An analysis of the various loss terms for the volumetric and surface absorbers shows that convective thermal losses are more important at low liquid-flow rates, due to the higher average fluid temperature (see Fig. 5(a,b)). On the other hand, optical losses does not depend on the flow rate, but on the optical properties of the flowing fluids and of the materials of which the collector is made. Part of the incoming radiation is reflected by the borosilicate glass and by the selective surface in case of indirect absorption; another part is either directly absorbed by the fluid (according to its extinction coefficient) or absorbed/reflected again by the material at the bottom of the channel. If absorbed, this latter radiation heats up the bottom layer, and thus, the fluid by convection; if reflected, it is partly absorbed by the fluid in a second pass and partly lost to the ambient. This balance between absorption or reflection at the bottom of the channel plays an important role on the efficiency of the collector; thus, thermal performance can be optimized by opportunely tuning the geometry of the channel with respect to the optical properties of the flowing fluid and of the material the collector is made of.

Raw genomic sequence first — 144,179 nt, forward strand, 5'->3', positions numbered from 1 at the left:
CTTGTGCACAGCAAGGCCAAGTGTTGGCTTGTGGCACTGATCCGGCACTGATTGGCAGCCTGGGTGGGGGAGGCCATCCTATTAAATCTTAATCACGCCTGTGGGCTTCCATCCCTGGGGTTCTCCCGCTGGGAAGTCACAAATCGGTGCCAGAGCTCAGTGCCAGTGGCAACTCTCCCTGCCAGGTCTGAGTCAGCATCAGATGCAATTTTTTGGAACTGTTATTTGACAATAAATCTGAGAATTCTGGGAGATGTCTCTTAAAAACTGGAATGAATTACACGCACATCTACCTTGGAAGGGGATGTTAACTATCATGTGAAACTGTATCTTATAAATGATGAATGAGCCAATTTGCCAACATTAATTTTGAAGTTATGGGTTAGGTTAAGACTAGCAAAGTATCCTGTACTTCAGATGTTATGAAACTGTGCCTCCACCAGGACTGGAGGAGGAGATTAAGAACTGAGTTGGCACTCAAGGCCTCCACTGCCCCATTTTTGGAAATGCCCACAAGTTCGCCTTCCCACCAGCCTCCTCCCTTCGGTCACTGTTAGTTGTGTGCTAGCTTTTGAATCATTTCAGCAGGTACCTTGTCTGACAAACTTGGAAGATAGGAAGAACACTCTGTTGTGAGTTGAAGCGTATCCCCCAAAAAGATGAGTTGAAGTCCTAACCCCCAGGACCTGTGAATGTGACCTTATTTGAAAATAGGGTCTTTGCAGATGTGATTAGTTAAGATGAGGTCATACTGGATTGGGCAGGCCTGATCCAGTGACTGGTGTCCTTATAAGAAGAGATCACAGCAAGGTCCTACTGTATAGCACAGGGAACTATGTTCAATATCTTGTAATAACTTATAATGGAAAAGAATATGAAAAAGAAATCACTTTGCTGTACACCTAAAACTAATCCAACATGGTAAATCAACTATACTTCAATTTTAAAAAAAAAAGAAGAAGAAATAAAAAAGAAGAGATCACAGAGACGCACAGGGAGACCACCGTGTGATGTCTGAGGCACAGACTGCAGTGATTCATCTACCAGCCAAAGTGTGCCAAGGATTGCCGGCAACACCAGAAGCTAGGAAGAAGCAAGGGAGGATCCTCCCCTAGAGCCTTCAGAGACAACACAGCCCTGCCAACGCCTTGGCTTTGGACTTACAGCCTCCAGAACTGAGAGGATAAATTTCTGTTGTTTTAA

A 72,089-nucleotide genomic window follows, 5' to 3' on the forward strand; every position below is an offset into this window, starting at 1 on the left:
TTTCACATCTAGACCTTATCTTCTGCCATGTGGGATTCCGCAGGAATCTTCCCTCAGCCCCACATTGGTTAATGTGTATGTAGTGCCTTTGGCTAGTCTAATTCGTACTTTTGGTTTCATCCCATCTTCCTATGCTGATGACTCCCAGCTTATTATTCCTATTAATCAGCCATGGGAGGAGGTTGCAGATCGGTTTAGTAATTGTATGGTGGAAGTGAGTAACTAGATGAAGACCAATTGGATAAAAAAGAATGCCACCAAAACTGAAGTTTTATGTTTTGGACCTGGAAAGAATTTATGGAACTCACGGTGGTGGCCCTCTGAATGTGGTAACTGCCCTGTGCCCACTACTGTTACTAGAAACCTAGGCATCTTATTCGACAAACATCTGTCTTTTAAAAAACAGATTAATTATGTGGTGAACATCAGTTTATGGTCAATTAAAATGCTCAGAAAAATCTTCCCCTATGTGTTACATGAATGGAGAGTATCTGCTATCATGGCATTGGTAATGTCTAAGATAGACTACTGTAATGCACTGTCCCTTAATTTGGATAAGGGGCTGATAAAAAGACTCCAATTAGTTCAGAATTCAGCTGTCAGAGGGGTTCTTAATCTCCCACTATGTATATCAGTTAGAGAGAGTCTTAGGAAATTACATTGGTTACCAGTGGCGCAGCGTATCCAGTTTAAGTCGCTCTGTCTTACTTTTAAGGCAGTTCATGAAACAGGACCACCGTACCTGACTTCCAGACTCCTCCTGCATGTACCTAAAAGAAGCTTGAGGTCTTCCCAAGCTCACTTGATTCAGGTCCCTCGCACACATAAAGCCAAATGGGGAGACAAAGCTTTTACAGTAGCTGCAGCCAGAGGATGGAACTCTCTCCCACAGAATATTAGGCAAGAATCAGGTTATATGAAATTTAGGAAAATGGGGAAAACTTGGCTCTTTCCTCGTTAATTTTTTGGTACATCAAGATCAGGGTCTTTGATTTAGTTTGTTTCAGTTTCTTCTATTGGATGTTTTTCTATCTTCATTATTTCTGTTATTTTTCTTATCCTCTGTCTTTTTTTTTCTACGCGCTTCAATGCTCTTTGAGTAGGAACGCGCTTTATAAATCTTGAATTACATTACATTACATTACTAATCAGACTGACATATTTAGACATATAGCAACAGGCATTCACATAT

Figure 5

Modeling of thermal performances. (a) Decomposition and analysis of the power components (1D model) for the different configurations (direct and selective surface absorption) at 0.276 ml/s (top histogram) and 0.414 ml/s (bottom histogram) flow rates. Higher fluid speed reduce the thermal losses towards the environment due to lower operating temperatures. The irradiance absorption is not influenced by different mass flow rates, hence the design favours the fluid able to capture as high irradiance as possible, namely the G30w50 fluid. (b) Fluid temperature profiles at the outlet section (inlet temperature is constant) obtained with the 2D model. The colloids have lower surface temperature than that of the surface receiver, and top thermal losses are lower. Lower fluid concentrations lead to reduced surface temperature and less sharp profiles.